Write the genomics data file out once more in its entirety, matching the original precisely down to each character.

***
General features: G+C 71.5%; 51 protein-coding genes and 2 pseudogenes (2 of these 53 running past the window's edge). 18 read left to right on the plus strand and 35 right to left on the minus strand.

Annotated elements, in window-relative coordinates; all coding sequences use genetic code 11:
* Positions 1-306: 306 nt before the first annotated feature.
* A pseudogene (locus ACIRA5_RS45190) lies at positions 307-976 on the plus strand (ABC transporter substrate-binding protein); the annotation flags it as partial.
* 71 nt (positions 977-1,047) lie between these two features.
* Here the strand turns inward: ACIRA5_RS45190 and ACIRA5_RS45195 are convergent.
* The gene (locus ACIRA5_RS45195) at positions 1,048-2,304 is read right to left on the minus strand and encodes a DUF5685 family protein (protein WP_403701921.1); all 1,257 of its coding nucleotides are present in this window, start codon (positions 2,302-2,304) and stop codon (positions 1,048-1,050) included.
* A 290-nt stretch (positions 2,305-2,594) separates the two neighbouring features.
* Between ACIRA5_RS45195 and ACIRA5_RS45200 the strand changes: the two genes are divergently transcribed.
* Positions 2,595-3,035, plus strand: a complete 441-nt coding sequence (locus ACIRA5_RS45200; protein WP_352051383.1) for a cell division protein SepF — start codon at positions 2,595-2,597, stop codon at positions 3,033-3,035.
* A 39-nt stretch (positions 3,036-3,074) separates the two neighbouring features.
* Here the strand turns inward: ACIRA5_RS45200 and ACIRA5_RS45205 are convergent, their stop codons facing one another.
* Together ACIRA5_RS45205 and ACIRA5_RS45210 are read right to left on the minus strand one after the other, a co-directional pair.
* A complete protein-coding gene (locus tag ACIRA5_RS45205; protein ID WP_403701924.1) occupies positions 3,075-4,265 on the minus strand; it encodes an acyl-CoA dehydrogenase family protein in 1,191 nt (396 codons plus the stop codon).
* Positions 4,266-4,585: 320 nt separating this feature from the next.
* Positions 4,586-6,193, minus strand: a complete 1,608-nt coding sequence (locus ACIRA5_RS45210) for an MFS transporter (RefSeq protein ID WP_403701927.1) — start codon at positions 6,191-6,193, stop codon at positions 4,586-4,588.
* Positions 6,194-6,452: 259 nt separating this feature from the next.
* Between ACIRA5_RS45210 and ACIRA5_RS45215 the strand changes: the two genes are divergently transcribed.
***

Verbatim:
General features: G+C 71.5%; 51 protein-coding genes and 2 pseudogenes (2 of these 53 running past the window's edge). 18 read left to right on the plus strand and 35 right to left on the minus strand.

Annotated elements, in window-relative coordinates; all coding sequences use genetic code 11:
* Positions 1-306: 306 nt before the first annotated feature.
* A pseudogene (locus ACIRA5_RS45190) lies at positions 307-976 on the plus strand (ABC transporter substrate-binding protein); the annotation flags it as partial.
* 71 nt (positions 977-1,047) lie between these two features.
* Here the strand turns inward: ACIRA5_RS45190 and ACIRA5_RS45195 are convergent.
* The gene (locus ACIRA5_RS45195) at positions 1,048-2,304 is read right to left on the minus strand and encodes a DUF5685 family protein (protein WP_403701921.1); all 1,257 of its coding nucleotides are present in this window, start codon (positions 2,302-2,304) and stop codon (positions 1,048-1,050) included.
* A 290-nt stretch (positions 2,305-2,594) separates the two neighbouring features.
* Between ACIRA5_RS45195 and ACIRA5_RS45200 the strand changes: the two genes are divergently transcribed.
* Positions 2,595-3,035, plus strand: a complete 441-nt coding sequence (locus ACIRA5_RS45200; protein WP_352051383.1) for a cell division protein SepF — start codon at positions 2,595-2,597, stop codon at positions 3,033-3,035.
* A 39-nt stretch (positions 3,036-3,074) separates the two neighbouring features.
* Here the strand turns inward: ACIRA5_RS45200 and ACIRA5_RS45205 are convergent, their stop codons facing one another.
* Together ACIRA5_RS45205 and ACIRA5_RS45210 are read right to left on the minus strand one after the other, a co-directional pair.
* A complete protein-coding gene (locus tag ACIRA5_RS45205; protein ID WP_403701924.1) occupies positions 3,075-4,265 on the minus strand; it encodes an acyl-CoA dehydrogenase family protein in 1,191 nt (396 codons plus the stop codon).
* Positions 4,266-4,585: 320 nt separating this feature from the next.
* Positions 4,586-6,193, minus strand: a complete 1,608-nt coding sequence (locus ACIRA5_RS45210) for an MFS transporter (RefSeq protein ID WP_403701927.1) — start codon at positions 6,191-6,193, stop codon at positions 4,586-4,588.
* Positions 6,194-6,452: 259 nt separating this feature from the next.
* Between ACIRA5_RS45210 and ACIRA5_RS45215 the strand changes: the two genes are divergently transcribed.